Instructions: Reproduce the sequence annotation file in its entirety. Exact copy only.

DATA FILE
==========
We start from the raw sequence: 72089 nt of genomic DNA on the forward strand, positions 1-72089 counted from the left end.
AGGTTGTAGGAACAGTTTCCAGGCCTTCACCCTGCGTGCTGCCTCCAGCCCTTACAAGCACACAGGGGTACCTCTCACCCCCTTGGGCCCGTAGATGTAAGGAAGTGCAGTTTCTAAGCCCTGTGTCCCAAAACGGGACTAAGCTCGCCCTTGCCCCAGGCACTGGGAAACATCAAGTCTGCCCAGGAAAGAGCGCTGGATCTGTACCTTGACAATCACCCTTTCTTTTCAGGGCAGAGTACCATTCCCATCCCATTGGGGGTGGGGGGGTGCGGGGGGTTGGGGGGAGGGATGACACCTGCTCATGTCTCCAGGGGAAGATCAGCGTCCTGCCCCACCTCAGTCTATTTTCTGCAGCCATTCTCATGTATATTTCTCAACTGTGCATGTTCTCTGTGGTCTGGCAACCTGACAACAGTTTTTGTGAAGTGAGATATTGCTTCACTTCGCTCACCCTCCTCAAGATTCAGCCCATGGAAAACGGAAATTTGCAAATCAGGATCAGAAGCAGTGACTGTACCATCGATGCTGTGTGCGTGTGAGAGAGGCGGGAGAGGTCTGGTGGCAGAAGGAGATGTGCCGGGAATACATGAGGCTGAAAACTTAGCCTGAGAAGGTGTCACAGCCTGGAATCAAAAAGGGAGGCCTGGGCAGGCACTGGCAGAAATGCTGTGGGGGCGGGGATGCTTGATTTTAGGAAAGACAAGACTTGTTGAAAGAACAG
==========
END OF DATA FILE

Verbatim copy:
We start from the raw sequence: 72089 nt of genomic DNA on the forward strand, positions 1-72089 counted from the left end.
AGGTTGTAGGAACAGTTTCCAGGCCTTCACCCTGCGTGCTGCCTCCAGCCCTTACAAGCACACAGGGGTACCTCTCACCCCCTTGGGCCCGTAGATGTAAGGAAGTGCAGTTTCTAAGCCCTGTGTCCCAAAACGGGACTAAGCTCGCCCTTGCCCCAGGCACTGGGAAACATCAAGTCTGCCCAGGAAAGAGCGCTGGATCTGTACCTTGACAATCACCCTTTCTTTTCAGGGCAGAGTACCATTCCCATCCCATTGGGGGTGGGGGGGTGCGGGGGGTTGGGGGGAGGGATGACACCTGCTCATGTCTCCAGGGGAAGATCAGCGTCCTGCCCCACCTCAGTCTATTTTCTGCAGCCATTCTCATGTATATTTCTCAACTGTGCATGTTCTCTGTGGTCTGGCAACCTGACAACAGTTTTTGTGAAGTGAGATATTGCTTCACTTCGCTCACCCTCCTCAAGATTCAGCCCATGGAAAACGGAAATTTGCAAATCAGGATCAGAAGCAGTGACTGTACCATCGATGCTGTGTGCGTGTGAGAGAGGCGGGAGAGGTCTGGTGGCAGAAGGAGATGTGCCGGGAATACATGAGGCTGAAAACTTAGCCTGAGAAGGTGTCACAGCCTGGAATCAAAAAGGGAGGCCTGGGCAGGCACTGGCAGAAATGCTGTGGGGGCGGGGATGCTTGATTTTAGGAAAGACAAGACTTGTTGAAAGAACAG